Thanks to Ivanka Trump, Republican members of Congress and their staff will spend part of their summer thinking about paid leave and child care. For conservatives, the question has moved from whether to provide additional relief to parents, to how.
An expanded Child Tax Credit (CTC) is increasingly emerging as an elixir for family policy among congressional Republicans — something that can help cover the costs of any and all child-related costs: parental leave, child care, preschool, stay-at-home parenting, and beyond.
Currently, the CTC is a partially refundable tax credit of $1,000 annually paid out to families for each child in the household under the age of 17. Senators Rubio and Lee have proposed a new child tax credit of $2,500 that could be applied against payroll and income taxes.
To be sure, an expanded CTC has many merits. And given the status quo, I’d take a larger CTC over no additional relief for parents struggling to work and raise children in today’s economy.
But in the long run, targeted investments in paid leave, child care, and wage subsidies are likely to bring about better economic outcomes, provide more relief to the families that need it most, and keep federal spending in check.
Providing Broad-Based Relief
The biggest advantage of the CTC is its flexibility. The CTC is not tied to a specific use, such as offsetting child-care expenses. It arrives with tax returns each year and can be used for anything, from offsetting paid-leave expenses, to meals, to toys, to babysitting, to preschool, to bolstering savings accounts, to shopping sprees.
This flexibility allows families to put the money to its best use for them. Economists have found that increased family income, particularly for low-income families, is associated with improved outcomes for children and reduced poverty. Increasing the refundability of the tax credit helps on this front.
But the broad nature of the CTC comes with several downsides. Because the CTC is spread out over a large population with few restrictions, it’s quite expensive. The CTC costs $550 billion over a 10-year budget window. The Tax Policy Center estimates that a new partially refundable $2,500 child tax credit could cost $1.2 trillion over the next decade — even a fraction of which would be a major line item by any standard.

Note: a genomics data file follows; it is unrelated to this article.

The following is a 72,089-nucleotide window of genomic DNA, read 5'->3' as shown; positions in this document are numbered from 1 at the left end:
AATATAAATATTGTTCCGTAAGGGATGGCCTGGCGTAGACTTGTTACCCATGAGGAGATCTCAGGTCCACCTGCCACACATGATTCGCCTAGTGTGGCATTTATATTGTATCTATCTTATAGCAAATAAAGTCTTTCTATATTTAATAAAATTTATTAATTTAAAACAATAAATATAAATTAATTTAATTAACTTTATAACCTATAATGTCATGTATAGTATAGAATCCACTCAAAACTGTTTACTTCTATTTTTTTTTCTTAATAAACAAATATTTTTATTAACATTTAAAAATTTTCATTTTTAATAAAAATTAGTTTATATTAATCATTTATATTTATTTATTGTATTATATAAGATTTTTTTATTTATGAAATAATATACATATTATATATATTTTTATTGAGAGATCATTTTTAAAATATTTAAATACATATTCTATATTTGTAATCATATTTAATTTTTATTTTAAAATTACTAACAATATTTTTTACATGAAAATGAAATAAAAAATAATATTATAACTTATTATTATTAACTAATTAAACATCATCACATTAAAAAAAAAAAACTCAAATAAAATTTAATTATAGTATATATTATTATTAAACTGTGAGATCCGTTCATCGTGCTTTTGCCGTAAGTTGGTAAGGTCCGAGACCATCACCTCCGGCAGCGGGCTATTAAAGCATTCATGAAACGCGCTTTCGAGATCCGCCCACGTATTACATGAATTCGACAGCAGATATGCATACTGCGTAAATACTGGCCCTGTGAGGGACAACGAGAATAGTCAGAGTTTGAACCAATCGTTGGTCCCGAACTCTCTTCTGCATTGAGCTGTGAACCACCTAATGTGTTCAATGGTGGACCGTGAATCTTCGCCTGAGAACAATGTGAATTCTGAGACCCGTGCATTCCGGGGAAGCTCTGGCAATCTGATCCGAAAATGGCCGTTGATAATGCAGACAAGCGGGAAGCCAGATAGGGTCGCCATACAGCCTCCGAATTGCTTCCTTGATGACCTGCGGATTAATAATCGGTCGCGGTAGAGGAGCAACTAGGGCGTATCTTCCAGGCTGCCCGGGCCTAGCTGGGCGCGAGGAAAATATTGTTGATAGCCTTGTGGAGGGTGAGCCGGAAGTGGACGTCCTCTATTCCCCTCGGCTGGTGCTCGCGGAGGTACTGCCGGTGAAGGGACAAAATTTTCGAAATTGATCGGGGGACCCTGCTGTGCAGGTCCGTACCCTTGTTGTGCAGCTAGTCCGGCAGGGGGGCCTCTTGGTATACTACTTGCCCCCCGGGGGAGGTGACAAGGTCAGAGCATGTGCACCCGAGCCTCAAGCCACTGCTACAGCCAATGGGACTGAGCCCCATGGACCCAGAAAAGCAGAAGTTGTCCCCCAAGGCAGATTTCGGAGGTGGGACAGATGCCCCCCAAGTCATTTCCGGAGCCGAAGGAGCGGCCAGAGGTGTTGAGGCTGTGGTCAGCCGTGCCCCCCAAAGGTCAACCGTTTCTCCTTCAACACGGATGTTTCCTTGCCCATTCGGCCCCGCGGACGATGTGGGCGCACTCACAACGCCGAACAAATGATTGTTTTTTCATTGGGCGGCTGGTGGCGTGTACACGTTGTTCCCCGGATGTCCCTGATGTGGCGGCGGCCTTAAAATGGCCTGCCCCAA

And while costing quite a bit in terms of forgone revenue, it’s not clear the CTC changes the status quo in a meaningful way. There’s no evidence the CTC results in more parents’ being able to stay at home full-time who couldn’t before, results in more parents’ working who couldn’t before, increases access to preschool or child care, or expands maternity- or paternity-leave access.
In aggregate, the CTC appears to simply make it easier for families to do what they were already doing, with the benefit of additional relief.
Changing the Status Quo
This latter point is a big concern given the acute challenges millions of families are facing. For example, one-quarter of new mothers return to work within two weeks of giving birth out of financial necessity or because they lack the job protection to take more leave.
Many mothers are shut out of the labor force because of prohibitively high child-care costs (reaching five digits on average for infant care), perpetuating a cycle of poverty especially for single mothers for whom the alternative is welfare. Persistently low wages have prevented many two-parent families from being able to have one parent stay at home, and on the other end of the spectrum, have discouraged work altogether. Importantly, these things are occurring with a $1,000 CTC already in place.
A universal credit by its very nature is delivered irrespective of need, timing, or expense, and thus limited in its ability to move the needle on these big issues. The majority of Americans support more targeted efforts to change the status quo, such as a paid-leave policy.